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Visual & Decorative Arts Blog

The Ashmolean Museum, Oxford | Art of Fine Gifts

Posted by Matt Knight


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We're proud to be working with the Ashmolean Museum, located in Oxford. The museum boasts an extensive collection collection of eastern art, ranging from prints, to sculpture, textiles, and more. Right now we have several beautiful designs from the museum available on iPhone 5 cases. The perfect gift for the tech-savvy, art lover in your life.

History of the Museum

The museum as we see it today is the result of fusing two classic Oxford institutions: the University Art Collection and the original Ashmolean Museum.  The University Art Collection is the older party, being founded in 1620 and home to only a handful of portraits and oddities. Slowly more contributions were made, notably Guy Fawke's lantern and a sword that belonged to Henry VIII. During the 1660's and 70's the collection started to develop rapidly. As the contents of the museum fleshed out, they began to cover a broader range of historical and artistic pieces. It was around this time that the public could attend for a small fee. The museum ticked along nicely for a number of years before receiving two significant donations in 1788 and 1830, for the purpose of building a museum.

The new museum opened in 1845. The collections were moved around to better dress the building and new works were purchased too, such as a major group of drawings by Raphael and Michelangelo. This helped established the museum as a home for the Old Masters, but also keen to measure the quality of these historic pieces against the talent of more contemporary artists, John Ruskin donated a group of watercolours by J. W. M. Turner. And so, in this way, the museum developed year upon year, with even more prestigious collections being added to its ranks by benefactors.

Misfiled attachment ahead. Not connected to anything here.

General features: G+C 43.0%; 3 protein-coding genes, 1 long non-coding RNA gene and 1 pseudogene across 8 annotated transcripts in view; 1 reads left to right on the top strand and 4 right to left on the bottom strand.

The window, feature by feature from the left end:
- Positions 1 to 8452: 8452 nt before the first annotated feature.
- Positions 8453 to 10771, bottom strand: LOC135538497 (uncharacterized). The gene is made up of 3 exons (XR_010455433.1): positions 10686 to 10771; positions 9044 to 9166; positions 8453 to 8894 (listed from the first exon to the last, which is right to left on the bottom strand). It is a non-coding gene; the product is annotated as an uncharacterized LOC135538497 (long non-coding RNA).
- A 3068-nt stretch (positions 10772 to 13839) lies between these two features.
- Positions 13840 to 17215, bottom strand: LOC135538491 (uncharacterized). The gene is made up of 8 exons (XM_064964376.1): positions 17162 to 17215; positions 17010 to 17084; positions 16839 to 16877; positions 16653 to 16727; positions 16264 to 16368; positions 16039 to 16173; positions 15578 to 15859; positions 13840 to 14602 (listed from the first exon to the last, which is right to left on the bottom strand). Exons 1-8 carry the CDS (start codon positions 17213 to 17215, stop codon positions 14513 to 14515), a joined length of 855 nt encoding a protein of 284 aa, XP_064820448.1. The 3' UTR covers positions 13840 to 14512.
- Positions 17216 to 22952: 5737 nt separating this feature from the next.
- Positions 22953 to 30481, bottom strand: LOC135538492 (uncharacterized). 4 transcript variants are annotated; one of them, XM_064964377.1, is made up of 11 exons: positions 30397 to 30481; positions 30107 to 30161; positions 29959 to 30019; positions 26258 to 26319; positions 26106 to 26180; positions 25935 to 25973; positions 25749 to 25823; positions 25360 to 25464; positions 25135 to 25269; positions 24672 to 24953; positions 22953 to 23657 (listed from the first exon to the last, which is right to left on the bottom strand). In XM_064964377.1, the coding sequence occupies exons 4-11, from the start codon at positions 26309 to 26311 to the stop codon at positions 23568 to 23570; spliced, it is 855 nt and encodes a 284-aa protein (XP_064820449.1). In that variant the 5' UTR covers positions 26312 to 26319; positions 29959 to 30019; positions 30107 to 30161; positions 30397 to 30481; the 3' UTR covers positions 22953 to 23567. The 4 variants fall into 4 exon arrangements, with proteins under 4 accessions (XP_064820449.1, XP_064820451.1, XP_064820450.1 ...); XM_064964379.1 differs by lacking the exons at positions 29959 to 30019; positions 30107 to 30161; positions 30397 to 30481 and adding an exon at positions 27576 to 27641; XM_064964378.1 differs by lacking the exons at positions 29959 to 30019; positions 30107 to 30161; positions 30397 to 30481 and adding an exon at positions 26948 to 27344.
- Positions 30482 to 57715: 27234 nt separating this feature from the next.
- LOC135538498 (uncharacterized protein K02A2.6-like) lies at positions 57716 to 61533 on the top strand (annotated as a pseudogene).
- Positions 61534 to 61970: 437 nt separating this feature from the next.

Ashmolean's Curiosities

It is interesting to note, that despite the massive refurbishments that occurred because of the donations after 1830, Elias Ashmolean had insisted that his curiosities that first began this whole process, be placed in a custom built museum. As it happened, his collection was placed in a small building adjacent to the main structure (the Ashmolean Museum mk.1). The items in this collection were different to that of the classic and contemporary art across the way, as they were varied in topic and scattered throughout periods of time. 

However, as natural decay began to effect items from the original collection, such as animal skins becoming almost completely destroyed, a change in tact was in order. Throughout the 19th century the museum began collating works of natural history instead, repositioning itself into a major new role in what was the emerging field of archaeology. 

The Museum Today and it's Asian Art

After years of building the collections and receiving more and more visitors, it was concluded that the museum and art collection needed to expand. After some negotiating and the earning of donations, the Ashmolean Museum as we know it today was finally finished in 1908.  

Already in possession of a respected collection of Islamic, Japanese and Chinese materials, in 1961 the collections of the Indian Institute were also absorbed. This helped build what is still one of the most formidable asian art collections in Europe today. The museum is a key resource for those studying eastern history, language, or anthropology, and so extensive is the collection that it can aide students of even the most niche topics.  

Visitors to the museum today will find this incredible collection of eastern materials as only one part of what it an incredible museum, housing various items and masterpieces of art that span across history and geography. We're proud to be able to work with this remarkable institution and if you're looking for a beautiful Christmas gift, our iPhone 5 cases may be just the thing. Featuring stunning artwork from the eastern collection, these slim, snap-on cases can transform your iPhone into a work of art. You can buy one from our website, or Amazon.  

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Topics: J. M. W. Turner, Ashmolean Museum, Japanese woodblock prints

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